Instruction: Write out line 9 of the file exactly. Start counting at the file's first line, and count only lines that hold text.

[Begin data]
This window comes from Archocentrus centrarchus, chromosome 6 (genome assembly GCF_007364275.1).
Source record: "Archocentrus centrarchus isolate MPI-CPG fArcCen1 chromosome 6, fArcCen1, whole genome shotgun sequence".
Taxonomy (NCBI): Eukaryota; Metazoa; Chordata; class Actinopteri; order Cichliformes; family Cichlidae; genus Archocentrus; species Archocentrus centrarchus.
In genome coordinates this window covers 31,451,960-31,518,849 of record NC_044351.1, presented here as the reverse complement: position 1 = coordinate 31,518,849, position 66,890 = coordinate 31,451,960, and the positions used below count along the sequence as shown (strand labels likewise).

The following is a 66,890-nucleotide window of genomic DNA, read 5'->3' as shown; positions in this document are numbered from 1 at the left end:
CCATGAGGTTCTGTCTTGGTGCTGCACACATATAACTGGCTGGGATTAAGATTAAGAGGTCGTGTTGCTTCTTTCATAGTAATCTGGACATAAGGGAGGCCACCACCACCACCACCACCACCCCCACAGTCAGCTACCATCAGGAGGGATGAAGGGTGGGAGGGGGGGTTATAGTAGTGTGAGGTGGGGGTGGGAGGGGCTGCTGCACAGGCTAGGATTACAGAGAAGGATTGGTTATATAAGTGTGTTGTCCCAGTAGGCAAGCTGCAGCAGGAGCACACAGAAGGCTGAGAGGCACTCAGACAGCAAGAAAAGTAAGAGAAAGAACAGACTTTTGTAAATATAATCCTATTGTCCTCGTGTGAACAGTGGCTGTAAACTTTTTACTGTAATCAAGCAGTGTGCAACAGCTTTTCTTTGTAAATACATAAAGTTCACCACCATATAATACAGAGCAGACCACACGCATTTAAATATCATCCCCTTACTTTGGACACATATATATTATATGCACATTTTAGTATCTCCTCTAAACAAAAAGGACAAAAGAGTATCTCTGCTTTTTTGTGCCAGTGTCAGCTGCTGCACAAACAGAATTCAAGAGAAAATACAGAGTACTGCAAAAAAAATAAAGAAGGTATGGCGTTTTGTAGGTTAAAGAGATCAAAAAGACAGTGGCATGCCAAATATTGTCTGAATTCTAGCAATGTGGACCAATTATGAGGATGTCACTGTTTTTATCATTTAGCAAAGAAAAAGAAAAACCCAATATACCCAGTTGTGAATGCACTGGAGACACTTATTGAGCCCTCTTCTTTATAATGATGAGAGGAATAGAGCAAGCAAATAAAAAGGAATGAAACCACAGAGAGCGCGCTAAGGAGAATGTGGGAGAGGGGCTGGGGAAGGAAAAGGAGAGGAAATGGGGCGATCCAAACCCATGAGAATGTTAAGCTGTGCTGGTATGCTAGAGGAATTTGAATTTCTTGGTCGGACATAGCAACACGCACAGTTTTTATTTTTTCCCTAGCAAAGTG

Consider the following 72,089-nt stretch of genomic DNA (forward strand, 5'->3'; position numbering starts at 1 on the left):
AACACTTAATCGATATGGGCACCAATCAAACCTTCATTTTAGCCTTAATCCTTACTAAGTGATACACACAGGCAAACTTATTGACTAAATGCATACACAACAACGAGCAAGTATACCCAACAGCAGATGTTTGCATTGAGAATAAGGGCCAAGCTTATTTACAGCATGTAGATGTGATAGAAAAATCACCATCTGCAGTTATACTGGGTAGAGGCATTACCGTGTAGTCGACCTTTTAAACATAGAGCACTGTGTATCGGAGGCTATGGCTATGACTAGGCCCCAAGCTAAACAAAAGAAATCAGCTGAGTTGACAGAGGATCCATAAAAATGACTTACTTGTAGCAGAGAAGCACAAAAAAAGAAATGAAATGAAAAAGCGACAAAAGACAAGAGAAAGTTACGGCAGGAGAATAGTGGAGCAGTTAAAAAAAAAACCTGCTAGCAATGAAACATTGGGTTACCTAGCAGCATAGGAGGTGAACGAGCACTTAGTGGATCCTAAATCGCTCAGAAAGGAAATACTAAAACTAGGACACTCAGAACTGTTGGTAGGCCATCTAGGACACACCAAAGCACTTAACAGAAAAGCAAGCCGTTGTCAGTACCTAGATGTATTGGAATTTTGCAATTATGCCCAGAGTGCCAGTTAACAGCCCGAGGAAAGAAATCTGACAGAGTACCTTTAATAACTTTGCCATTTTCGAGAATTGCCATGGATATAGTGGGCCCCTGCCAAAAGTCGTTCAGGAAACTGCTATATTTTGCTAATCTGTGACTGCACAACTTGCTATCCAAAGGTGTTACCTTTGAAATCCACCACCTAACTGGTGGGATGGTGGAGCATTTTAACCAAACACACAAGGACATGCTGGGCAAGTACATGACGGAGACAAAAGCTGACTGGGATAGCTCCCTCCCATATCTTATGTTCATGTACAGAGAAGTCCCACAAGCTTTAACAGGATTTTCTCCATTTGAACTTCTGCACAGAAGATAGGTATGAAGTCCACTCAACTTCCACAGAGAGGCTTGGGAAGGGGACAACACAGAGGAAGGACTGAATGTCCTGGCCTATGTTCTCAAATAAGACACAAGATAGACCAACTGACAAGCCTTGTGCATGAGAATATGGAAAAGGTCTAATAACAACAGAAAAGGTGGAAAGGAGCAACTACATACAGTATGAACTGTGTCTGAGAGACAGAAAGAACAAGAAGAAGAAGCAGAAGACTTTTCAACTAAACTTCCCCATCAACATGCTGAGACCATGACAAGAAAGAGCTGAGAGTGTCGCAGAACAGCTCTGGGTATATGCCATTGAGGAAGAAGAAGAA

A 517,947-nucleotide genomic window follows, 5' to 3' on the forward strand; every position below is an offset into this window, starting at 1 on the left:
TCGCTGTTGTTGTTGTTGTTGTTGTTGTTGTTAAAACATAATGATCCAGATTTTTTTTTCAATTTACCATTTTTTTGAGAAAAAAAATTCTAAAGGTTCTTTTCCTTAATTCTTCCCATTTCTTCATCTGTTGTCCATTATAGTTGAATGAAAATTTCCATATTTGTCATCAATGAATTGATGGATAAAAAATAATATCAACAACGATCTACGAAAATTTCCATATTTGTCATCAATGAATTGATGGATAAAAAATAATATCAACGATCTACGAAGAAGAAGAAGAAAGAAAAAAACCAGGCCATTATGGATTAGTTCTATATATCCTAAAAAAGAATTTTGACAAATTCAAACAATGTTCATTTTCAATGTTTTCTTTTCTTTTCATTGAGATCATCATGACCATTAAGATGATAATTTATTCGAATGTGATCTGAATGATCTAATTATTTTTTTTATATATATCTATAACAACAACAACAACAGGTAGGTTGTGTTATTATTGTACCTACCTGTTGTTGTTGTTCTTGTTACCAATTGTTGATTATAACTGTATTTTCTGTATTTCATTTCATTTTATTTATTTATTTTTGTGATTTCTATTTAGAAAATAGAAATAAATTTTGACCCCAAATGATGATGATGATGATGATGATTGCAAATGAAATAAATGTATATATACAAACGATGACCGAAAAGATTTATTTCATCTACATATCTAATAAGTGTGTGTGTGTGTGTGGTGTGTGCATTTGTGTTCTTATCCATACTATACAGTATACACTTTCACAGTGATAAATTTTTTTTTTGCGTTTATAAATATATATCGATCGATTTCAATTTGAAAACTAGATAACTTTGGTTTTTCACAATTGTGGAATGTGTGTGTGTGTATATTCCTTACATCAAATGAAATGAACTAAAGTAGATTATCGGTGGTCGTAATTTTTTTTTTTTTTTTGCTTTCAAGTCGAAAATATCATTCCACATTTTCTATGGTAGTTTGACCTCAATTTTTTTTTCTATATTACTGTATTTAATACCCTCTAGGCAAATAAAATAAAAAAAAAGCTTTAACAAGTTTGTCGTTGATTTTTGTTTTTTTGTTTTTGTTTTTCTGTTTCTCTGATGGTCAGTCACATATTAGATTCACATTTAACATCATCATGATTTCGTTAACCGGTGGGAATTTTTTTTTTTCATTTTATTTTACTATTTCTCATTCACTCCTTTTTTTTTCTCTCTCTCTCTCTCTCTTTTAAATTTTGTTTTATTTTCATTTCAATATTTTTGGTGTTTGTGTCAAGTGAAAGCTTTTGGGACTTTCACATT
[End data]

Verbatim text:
A 517,947-nucleotide genomic window follows, 5' to 3' on the forward strand; every position below is an offset into this window, starting at 1 on the left: